Since this is my first experience with Lent, I guess it’s pretty obvious that I’m not Catholic.  So why am I choosing to observe Lent this year?  I have several reasons, but first I’d like to talk about reasons that are not a factor in my decision.

Reasons that are NOT why I’m observing Lent:

  • Because I’m Catholic.  I was raised in the Church of Christ and still attend one today, although I don’t feel particularly strongly about identifying with a certain denomination.  Because of this, Lent has never been a part of my religious experience.
  • Because I believe that Christians are called to observe Lent. I do not feel that Lent is a command, but rather that it is a tool which some people may choose to use if they find it helpful for their own spiritual journey.
  • Because I think it will make me holier.  I do not believe that any actions I can do will make me “holier” or more acceptable to God.  In a weird way, you could almost say that this is something I’m doing for myself and not for God, in the sense that I’m doing it for my own spiritual growth and not solely to please him.
  • Because it allows me to share in the suffering of Jesus.  I’ve heard this explanation of Lent before, but I’m not sure if it’s a view held by the who actually observe it or one held by those who don’t understand it.  Either way, I think it’s incredibly degrading to compare your suffering from lack of chocolate to the suffering Jesus felt while being crucified.

Well, now that that’s out of the way, I’d like to discuss why I did decide to observe Lent.  I’ve put a lot of thought into this during the past couple of weeks, and here’s what I’ve come up with.

Reasons why I am observing Lent:

  • Because it’s a reminder of Jesus’ sacrifice.  Although I stated above that I do NOT think Lent allows me to share in the suffering of Jesus, I do think it is a great way to turn my mind towards the sacrifice he made.  Every time I think of or desire whatever I’ve chosen to give up, it will be like a little post-it note reminder to think of what he gave up.
  • Because it’s a physical manifestation of a spiritual matter. It seems to me that some people greatly benefit from being able to have concrete physical experiences of God, while others get along perfectly well without.  I think I’m one of the former.  I’m choosing to observe Lent because what is happening with the body mirrors what is happening with the soul. I feel that it will be helpful to me to have a physical expression of the spiritual.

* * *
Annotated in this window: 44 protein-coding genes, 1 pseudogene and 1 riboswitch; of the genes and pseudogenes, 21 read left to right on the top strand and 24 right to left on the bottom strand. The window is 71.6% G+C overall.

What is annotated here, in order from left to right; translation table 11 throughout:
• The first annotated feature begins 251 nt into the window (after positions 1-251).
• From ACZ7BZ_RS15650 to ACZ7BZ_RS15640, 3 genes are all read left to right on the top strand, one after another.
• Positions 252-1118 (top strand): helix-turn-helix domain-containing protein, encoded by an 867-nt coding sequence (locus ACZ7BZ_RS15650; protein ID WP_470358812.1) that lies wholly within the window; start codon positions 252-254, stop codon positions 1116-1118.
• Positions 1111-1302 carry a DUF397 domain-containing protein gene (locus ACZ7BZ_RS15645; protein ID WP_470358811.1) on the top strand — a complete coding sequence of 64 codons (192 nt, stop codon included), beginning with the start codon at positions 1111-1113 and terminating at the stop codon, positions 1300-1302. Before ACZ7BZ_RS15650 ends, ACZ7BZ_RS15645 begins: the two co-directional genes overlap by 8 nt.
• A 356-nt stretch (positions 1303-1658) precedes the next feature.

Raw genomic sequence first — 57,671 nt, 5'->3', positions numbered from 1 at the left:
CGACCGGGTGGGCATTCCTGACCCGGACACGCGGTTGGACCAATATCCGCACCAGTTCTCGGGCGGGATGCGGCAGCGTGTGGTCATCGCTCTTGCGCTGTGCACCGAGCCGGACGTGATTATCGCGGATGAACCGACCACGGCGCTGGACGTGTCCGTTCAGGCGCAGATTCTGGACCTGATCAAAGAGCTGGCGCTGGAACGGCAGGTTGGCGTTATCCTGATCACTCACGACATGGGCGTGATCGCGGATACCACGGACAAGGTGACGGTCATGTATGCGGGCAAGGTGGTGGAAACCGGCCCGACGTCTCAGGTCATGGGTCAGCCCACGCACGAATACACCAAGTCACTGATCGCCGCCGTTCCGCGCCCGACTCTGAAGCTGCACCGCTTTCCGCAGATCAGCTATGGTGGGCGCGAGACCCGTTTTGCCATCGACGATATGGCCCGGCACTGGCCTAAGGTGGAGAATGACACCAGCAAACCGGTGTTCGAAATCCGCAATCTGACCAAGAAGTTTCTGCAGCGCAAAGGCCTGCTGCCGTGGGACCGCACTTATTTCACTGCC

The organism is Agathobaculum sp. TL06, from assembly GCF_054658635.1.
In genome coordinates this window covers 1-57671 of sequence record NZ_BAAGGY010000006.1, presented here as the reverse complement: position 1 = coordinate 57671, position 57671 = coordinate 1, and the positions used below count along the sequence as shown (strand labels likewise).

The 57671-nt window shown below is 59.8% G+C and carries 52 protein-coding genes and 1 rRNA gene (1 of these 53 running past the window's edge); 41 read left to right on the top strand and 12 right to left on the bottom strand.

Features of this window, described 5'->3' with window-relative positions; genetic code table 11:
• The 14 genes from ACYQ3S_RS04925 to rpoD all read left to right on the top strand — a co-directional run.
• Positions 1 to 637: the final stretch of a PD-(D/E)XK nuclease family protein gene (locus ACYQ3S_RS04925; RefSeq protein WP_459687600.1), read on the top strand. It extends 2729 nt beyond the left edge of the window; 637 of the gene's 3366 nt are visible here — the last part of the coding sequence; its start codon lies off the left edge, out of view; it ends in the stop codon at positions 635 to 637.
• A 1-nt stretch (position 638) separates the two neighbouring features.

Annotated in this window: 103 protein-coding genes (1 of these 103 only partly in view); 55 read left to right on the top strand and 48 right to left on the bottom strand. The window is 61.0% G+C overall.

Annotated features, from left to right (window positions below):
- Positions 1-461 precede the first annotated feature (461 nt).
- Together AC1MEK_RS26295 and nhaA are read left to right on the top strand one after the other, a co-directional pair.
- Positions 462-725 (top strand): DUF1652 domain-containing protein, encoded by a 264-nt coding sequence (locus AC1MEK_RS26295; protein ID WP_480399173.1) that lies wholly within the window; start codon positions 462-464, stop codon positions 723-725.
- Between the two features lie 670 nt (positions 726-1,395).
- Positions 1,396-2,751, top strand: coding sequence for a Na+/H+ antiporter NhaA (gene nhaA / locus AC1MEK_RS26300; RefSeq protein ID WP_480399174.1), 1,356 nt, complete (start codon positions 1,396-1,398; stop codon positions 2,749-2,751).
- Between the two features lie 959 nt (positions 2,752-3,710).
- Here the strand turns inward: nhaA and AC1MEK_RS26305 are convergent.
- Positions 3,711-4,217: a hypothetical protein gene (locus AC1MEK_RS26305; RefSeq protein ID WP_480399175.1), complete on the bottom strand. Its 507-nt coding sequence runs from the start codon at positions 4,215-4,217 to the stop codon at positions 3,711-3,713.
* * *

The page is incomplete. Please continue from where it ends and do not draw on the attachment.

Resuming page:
• Because it’s a useful tool.  This is sort of a re-statement of both the point above and the earlier point about how I don’t believe it’s a command.  I don’t feel that everyone is called to observe Lent because I don’t believe it would benefit everyone in the same way.  For me, I think it will be helpful to have a sort of kinesthetic, hands-on experience.

So what did I decide to give up for Lent?  I’m glad you asked.  Originally, I was leaning towards giving up sweets, because I have a major sweet tooth and end up craving them in some form every day.  However, after a little more thought, I decided to expand on that and do a Whole 30 challenge (only modified for Lent, so it’s actually a Whole 40).  I feel that it’s the perfect thing for me for several reasons:

  • It will require conscious effort at each meal, which will give me ample opportunities for reflection.
  • I like the sort of physical reflection it is for the spiritual: you’re taking careful control of your body and feeding it the same kind of things (whole, pure foods) that you want to feed your soul.
  • In the same vein, you’re removing things like sugar that are pleasant at the time but are not entirely healthy.  This also mirrors an ideal spiritual situation.
  • Finally, it’s something I’ve been interested in doing before, but I’ve never quite had the motivation.  I feel like this is the perfect opportunity to help me stick with it and at the same time receive benefits that I wouldn’t have from trying it at any other time.

Well, there are my thoughts on that.  As I said, I’m hoping to post a recap at the end of every week containing my daily thoughts on how this is affecting me physically and spiritually.  If anyone else is choosing to observe Lent this year, I’d love to hear your experiences as well!

Girls, it’s time to stop dating losers.

But for real though.

I recently overheard a conversation between two of my college-aged peers during which one commiserated to her sympathetic friend about her guy troubles.  Basically, they were a “thing”, but then they broke up, but he says he still loves her and she loves him, but he won’t get back together with her and he keeps changing his mind.  And so then he calls her at 4 AM to pick him up because he’s drunk and they end up sleeping together, but they’re still not really together, you know? Oh yeah, and this has to be kept a secret from all of their friends, who are totally clueless (but not really) about their relationship status.  And she really just doesn’t know what’s going on and it’s so confusing and she wishes he would just make up his mind already.